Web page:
A Fresh Direction for Printmaking

Sarah Amos, “I Stop, I Look” (2017), collagraph and thread on felt, 84 x 66 inches (all images courtesy the CUE Art Foundation)

Currently, there are a number of artists who are combining different processes and materials to push a traditional form or medium – painting and printmaking, for example – into a fresh place.

One area where that push is proving productive is printmaking. Among the artists whose work should be singled out, I would include Sarah Amos, Didier William, and Tammy Nguyen. I don’t think it is purely a coincidence that all three of them have spent considerable time outside of the US, as well as steeped themselves in other traditions of art making and artisanship.

If you are curious about the direction that one of the aforementioned artists has taken — and you are ready to be mesmerized by densely tactile work unlike anything else being made today — you should go to the exhibition Sarah Amos: Chalk Lines at CUE (October 24 – December 11, 2019), curated by Barbara Takenaga.

Sarah Amos, “Blue Isabelle” (2018), collagraph and thread on felt, 84 x 66 inches

The breadth of what Amos does is impressive. And yet, what makes her work more than the combination of its different processes and materials is the animating power of the artist’s imagination.

The works in the exhibition came in two sizes, either 66 by 78 inches or 84 by 68 inches. She prints on colored felt or, in one work, felt and canvas. In contrast to canvas, which offers a smooth, resistant surface, felt – a man-made fabric that has been in existence for thousands of years – is prized for its softness; it absorbs the ink and resists change.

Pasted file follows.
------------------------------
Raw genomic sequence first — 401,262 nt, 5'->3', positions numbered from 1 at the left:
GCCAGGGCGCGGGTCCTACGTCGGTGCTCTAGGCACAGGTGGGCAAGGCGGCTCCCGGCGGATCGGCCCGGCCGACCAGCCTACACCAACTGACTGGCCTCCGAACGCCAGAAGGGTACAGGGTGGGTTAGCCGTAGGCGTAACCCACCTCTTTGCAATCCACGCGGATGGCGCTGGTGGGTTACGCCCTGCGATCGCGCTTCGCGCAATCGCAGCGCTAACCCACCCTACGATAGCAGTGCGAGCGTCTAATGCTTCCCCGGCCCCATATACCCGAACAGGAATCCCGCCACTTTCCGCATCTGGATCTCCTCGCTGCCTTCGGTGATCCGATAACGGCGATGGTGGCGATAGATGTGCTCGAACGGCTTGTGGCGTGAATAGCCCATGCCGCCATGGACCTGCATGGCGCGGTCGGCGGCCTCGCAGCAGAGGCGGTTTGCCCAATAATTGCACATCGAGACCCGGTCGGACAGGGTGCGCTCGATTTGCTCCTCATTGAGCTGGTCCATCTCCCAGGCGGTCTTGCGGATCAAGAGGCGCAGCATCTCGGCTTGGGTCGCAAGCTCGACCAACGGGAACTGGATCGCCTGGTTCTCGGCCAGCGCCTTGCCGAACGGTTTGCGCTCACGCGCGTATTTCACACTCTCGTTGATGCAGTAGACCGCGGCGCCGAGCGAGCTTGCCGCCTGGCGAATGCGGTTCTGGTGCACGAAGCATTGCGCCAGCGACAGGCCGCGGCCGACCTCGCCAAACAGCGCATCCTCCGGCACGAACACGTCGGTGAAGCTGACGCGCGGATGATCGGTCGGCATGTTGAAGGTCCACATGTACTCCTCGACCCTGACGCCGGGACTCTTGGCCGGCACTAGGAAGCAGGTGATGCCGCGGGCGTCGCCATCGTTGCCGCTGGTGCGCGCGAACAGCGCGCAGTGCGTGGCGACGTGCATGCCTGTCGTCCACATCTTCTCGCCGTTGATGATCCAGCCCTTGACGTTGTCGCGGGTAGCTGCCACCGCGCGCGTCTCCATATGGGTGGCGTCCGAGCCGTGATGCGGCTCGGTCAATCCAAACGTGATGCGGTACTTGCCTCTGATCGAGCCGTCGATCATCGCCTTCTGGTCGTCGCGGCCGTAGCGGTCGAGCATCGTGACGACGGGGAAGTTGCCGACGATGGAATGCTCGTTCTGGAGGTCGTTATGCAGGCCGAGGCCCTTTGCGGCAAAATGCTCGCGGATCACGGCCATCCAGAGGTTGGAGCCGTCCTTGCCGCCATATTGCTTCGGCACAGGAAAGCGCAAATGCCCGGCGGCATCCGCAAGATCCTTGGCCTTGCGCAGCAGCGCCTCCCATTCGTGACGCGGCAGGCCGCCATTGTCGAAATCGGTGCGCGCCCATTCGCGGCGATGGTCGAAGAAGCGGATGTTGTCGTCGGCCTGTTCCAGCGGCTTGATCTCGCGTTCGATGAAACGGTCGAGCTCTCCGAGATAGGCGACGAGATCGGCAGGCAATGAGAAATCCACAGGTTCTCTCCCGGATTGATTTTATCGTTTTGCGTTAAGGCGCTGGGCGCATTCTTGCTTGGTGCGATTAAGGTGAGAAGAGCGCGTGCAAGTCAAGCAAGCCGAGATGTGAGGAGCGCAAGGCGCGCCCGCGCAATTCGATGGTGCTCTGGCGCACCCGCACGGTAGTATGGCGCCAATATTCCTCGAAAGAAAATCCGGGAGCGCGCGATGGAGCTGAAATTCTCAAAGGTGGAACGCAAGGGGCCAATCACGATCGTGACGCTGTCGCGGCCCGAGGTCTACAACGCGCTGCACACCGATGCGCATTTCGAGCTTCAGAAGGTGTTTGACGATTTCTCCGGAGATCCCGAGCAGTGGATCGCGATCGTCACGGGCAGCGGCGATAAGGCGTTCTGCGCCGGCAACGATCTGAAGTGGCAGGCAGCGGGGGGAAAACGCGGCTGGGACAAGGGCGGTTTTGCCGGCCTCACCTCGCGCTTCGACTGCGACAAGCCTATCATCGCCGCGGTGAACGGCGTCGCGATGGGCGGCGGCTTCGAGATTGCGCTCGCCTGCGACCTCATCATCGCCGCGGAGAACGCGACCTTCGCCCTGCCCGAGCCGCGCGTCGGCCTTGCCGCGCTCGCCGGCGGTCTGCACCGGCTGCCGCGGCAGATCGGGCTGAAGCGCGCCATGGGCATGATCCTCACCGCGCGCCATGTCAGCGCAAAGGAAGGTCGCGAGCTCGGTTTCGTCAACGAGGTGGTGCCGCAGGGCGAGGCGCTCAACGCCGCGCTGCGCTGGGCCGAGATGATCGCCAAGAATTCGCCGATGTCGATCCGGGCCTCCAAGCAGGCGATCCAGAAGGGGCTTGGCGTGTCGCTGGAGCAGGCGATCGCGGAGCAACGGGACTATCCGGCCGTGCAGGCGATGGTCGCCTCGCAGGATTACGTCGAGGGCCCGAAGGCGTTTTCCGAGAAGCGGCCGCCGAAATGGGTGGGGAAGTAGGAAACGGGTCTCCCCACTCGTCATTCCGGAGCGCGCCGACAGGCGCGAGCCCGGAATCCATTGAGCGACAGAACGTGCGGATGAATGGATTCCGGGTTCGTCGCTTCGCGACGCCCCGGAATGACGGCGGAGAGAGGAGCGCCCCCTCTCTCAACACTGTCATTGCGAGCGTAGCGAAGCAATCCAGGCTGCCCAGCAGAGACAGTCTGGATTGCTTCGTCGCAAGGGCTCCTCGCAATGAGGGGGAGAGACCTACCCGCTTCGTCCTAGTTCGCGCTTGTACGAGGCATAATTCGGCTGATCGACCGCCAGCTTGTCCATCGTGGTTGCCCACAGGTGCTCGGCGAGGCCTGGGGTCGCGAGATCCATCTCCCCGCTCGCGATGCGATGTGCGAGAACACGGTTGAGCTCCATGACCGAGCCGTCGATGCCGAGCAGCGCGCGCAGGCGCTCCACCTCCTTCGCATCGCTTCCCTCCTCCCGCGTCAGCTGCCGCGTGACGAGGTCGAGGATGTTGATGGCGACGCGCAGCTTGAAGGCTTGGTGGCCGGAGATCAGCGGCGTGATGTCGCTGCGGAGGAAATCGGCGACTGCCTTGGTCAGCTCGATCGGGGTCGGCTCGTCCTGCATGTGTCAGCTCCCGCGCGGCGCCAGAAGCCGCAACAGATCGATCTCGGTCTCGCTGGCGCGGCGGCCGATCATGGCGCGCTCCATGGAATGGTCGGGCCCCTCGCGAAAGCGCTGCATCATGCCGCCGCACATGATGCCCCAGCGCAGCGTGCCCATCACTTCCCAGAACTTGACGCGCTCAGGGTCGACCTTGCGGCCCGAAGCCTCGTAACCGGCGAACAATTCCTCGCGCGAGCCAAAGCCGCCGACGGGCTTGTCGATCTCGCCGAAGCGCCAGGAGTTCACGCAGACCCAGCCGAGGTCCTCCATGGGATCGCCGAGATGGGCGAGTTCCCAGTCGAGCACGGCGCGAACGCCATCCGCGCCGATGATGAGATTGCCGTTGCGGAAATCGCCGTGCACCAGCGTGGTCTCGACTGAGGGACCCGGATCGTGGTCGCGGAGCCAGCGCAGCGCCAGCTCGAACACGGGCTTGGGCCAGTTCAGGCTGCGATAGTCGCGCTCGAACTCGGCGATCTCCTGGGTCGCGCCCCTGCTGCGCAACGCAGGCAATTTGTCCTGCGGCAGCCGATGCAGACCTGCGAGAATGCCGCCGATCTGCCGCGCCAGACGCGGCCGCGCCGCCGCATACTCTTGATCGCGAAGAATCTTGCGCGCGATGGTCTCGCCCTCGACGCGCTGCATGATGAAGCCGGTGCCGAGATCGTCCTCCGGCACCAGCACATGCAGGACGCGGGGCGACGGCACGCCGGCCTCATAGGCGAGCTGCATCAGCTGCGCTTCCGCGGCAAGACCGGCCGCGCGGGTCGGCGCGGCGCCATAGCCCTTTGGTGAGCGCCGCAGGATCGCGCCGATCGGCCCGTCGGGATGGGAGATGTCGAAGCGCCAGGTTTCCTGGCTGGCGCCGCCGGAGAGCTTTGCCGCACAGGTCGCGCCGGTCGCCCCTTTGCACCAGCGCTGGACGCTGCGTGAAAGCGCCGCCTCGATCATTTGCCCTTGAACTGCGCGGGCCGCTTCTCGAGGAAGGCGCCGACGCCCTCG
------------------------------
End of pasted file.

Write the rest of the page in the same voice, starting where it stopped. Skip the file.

One of the processes used by Amos to mark the felt is collagraph, a form of printmaking that can be done without a press. In a collograph, the artist affixes different materials to a rigid substrate, which is then inked and printed. The other process is hand stitching, essentially drawing with thread. Her stitches are basic – dots and dashes – but the patterns and lines are rich and varied. Together, the collagraphy and the stitching function as Amos’s way of drawing, with each process embodying a different sense of time’s passing.

Sarah Amos, “Black Tausi” (2016), collagraph and thread on felt, 66 x 78 inches

Amos’s work may be labor-intensive, yet it conveys neither labor nor the consumption of time, but a meditative joy. In this, you sense her rejection of the art world’s alignment with capitalism, and its use of outsourcing, infinitely repeatable means of production, and the exploitation of others to carry out one’s “ideas.” Again, I would stress that what transports the artist’s labor to another level is her chimerical ingenuity with her materials and painstaking processes. The ordinariness of her stitches becomes extraordinary in their configurations.